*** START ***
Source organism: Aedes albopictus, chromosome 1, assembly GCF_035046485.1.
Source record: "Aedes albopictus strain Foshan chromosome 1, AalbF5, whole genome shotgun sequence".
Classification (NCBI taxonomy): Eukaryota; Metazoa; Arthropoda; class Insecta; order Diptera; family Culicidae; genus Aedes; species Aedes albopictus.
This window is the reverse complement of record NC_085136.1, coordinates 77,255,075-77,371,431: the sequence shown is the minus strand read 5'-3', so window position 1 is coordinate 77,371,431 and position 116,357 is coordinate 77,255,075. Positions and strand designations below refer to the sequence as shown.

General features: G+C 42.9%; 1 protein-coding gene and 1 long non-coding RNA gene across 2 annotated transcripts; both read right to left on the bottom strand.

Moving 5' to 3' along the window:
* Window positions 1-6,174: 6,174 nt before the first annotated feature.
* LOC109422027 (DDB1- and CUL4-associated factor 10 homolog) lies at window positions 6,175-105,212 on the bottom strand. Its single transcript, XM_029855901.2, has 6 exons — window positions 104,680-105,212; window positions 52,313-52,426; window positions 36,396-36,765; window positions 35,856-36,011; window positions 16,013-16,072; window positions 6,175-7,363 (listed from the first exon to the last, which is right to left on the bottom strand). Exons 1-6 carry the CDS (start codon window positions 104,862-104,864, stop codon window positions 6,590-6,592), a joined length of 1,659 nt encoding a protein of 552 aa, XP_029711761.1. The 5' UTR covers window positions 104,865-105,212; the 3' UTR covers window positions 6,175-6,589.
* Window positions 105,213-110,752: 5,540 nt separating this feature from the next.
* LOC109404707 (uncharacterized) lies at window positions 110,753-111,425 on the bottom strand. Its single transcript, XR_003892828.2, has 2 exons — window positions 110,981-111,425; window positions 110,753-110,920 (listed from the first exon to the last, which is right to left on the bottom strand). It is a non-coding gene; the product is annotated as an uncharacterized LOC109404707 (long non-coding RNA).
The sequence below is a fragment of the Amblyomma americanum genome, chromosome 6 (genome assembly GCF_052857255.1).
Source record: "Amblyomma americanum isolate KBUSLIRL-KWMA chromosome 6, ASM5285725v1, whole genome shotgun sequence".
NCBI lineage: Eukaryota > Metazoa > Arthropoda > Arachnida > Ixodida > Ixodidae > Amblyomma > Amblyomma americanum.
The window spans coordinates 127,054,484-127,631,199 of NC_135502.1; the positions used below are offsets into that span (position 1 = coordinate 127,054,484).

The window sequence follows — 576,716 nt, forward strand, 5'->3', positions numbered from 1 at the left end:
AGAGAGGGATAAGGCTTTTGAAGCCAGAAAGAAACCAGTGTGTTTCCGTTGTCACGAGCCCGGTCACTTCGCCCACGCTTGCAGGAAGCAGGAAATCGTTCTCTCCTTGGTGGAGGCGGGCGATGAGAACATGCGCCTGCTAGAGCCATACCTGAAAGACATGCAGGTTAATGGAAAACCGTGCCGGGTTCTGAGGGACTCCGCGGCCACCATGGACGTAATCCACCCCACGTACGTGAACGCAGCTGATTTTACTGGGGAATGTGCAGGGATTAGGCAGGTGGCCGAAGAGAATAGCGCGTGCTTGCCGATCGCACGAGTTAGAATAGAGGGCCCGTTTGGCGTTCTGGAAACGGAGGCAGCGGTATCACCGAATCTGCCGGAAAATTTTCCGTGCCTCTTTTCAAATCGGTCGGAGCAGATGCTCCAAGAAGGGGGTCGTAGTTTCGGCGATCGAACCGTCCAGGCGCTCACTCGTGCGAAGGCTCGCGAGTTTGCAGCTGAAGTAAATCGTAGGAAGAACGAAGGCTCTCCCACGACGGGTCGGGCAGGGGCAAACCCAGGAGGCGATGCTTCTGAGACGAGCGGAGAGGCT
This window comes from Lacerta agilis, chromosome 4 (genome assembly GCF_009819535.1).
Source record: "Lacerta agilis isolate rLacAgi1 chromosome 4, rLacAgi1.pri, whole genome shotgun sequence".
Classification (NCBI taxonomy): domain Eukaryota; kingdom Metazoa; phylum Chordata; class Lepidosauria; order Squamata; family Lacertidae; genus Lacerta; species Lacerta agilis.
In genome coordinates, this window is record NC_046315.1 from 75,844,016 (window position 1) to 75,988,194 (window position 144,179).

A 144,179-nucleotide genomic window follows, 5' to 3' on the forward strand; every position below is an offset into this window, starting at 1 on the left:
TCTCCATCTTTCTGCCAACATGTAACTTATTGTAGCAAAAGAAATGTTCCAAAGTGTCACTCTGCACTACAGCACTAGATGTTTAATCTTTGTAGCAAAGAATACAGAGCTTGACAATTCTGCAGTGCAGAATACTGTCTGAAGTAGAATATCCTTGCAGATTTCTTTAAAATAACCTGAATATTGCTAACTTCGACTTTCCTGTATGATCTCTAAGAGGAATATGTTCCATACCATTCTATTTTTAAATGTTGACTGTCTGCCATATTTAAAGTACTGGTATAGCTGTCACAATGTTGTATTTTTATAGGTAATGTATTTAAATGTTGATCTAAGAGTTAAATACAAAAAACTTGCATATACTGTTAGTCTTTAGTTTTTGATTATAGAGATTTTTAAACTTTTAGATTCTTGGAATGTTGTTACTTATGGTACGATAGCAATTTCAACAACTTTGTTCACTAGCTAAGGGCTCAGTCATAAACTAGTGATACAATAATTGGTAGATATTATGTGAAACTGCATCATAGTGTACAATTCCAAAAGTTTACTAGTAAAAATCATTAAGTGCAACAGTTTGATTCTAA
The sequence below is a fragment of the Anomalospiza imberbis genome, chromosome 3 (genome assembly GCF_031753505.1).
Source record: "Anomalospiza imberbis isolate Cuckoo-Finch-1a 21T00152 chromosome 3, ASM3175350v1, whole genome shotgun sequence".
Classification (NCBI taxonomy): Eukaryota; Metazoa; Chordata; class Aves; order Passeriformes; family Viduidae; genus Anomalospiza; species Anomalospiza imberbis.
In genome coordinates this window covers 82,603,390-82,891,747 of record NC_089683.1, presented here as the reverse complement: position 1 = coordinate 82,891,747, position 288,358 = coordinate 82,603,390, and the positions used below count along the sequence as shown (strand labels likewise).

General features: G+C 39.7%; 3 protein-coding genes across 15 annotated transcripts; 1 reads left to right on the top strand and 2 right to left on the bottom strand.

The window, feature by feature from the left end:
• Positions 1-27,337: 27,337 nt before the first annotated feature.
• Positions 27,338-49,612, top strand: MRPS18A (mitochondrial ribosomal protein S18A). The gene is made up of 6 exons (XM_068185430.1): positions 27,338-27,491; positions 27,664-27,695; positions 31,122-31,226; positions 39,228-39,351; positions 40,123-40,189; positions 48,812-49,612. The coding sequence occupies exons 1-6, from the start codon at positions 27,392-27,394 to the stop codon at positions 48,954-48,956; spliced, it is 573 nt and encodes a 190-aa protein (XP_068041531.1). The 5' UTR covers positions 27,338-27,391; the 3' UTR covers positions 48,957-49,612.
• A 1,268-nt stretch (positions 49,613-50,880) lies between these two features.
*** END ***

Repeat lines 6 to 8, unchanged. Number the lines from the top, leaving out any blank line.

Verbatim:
Moving 5' to 3' along the window:
* Window positions 1-6,174: 6,174 nt before the first annotated feature.
* LOC109422027 (DDB1- and CUL4-associated factor 10 homolog) lies at window positions 6,175-105,212 on the bottom strand. Its single transcript, XM_029855901.2, has 6 exons — window positions 104,680-105,212; window positions 52,313-52,426; window positions 36,396-36,765; window positions 35,856-36,011; window positions 16,013-16,072; window positions 6,175-7,363 (listed from the first exon to the last, which is right to left on the bottom strand). Exons 1-6 carry the CDS (start codon window positions 104,862-104,864, stop codon window positions 6,590-6,592), a joined length of 1,659 nt encoding a protein of 552 aa, XP_029711761.1. The 5' UTR covers window positions 104,865-105,212; the 3' UTR covers window positions 6,175-6,589.